Longitudinal Trends in Body Mass Index Before and During the COVID-19 Pandemic Among Persons Aged 2–19 Years — United States, 2018–2020
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Longitudinal Trends in Body Mass Index Before and During the COVID-19 Pandemic Among Persons Aged 2–19 Years — United States, 2018–2020

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  • English

  • Details:

    • Alternative Title:
      MMWR Morb Mortal Wkly Rep
    • Corporate Authors:
    • Description:
      Obesity is a serious health concern in the United States, affecting more than one in six children (1) and putting their long-term health and quality of life at risk.* During the COVID-19 pandemic, children and adolescents spent more time than usual away from structured school settings, and families who were already disproportionally affected by obesity risk factors might have had additional disruptions in income, food, and other social determinants of health.| As a result, children and adolescents might have experienced circumstances that accelerated weight gain, including increased stress, irregular mealtimes, less access to nutritious foods, increased screen time, and fewer opportunities for physical activity (e.g., no recreational sports) (2,3). CDC used data from IQVIA's Ambulatory Electronic Medical Records database to compare longitudinal trends in body mass index (BMI, kg/m|) among a cohort of 432,302 persons aged 2-19 years before and during the COVID-19 pandemic (January 1, 2018-February 29, 2020 and March 1, 2020-November 30, 2020, respectively). Between the prepandemic and pandemic periods, the rate of BMI increase approximately doubled, from 0.052 (95% confidence interval [CI] = 0.051-0.052 to 0.100 (95% CI = 0.098-0.101) kg/m|/month (ratio = 1.93 [95% CI = 1.90-1.96]). Persons aged 2-19 years with overweight or obesity during the prepandemic period experienced significantly higher rates of BMI increase during the pandemic period than did those with healthy weight. These findings underscore the importance of efforts to prevent excess weight gain during and following the COVID-19 pandemic, as well as during future public health emergencies, including increased access to efforts that promote healthy behaviors. These efforts could include screening by health care providers for BMI, food security, and social determinants of health, increased access to evidence-based pediatric weight management programs and food assistance resources, and state, community, and school resources to facilitate healthy eating, physical activity, and chronic disease prevention.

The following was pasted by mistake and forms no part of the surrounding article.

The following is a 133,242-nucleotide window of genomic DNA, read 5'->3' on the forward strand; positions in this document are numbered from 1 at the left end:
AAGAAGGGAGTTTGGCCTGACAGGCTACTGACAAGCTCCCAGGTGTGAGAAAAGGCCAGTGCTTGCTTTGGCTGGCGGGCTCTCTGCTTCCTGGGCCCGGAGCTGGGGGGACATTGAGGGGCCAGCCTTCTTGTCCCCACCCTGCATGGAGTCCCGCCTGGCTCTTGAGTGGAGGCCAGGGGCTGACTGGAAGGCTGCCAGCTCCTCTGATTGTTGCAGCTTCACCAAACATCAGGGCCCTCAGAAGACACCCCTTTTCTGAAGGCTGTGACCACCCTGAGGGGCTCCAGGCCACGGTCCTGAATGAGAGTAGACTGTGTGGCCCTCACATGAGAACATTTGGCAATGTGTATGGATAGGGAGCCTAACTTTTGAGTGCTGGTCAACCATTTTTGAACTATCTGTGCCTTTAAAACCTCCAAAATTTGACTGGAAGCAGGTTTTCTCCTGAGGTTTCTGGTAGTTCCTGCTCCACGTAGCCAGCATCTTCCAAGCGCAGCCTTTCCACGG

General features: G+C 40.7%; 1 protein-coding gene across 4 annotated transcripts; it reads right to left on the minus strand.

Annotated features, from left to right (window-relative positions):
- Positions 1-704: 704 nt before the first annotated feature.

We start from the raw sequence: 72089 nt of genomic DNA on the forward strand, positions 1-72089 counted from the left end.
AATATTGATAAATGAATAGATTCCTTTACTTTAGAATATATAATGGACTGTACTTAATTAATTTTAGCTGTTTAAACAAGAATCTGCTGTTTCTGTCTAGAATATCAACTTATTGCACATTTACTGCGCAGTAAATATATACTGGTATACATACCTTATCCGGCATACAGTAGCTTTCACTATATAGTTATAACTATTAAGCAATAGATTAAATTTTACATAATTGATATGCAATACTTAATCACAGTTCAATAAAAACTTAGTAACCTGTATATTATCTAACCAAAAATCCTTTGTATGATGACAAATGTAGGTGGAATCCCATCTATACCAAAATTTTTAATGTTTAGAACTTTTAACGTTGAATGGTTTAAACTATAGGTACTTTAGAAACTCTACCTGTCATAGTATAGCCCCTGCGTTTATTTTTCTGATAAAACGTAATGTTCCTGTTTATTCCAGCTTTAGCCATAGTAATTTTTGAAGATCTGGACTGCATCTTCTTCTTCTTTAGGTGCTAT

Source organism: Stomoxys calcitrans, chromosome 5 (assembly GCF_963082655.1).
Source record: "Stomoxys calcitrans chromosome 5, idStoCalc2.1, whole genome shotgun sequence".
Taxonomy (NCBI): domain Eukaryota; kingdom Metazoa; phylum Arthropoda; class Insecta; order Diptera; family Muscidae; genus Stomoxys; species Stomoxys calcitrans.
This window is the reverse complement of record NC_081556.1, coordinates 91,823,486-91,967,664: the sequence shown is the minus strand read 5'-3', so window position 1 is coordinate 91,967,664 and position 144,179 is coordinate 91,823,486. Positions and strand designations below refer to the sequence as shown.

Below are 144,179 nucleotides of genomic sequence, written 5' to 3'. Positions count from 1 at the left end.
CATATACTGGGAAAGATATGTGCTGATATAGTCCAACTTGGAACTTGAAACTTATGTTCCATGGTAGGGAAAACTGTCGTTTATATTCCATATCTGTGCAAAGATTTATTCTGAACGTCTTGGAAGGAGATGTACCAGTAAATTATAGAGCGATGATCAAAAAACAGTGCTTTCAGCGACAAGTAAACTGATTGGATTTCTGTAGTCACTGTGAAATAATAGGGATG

• Pubmed ID:
      34529635
    • Pubmed Central ID:
      PMC8445379
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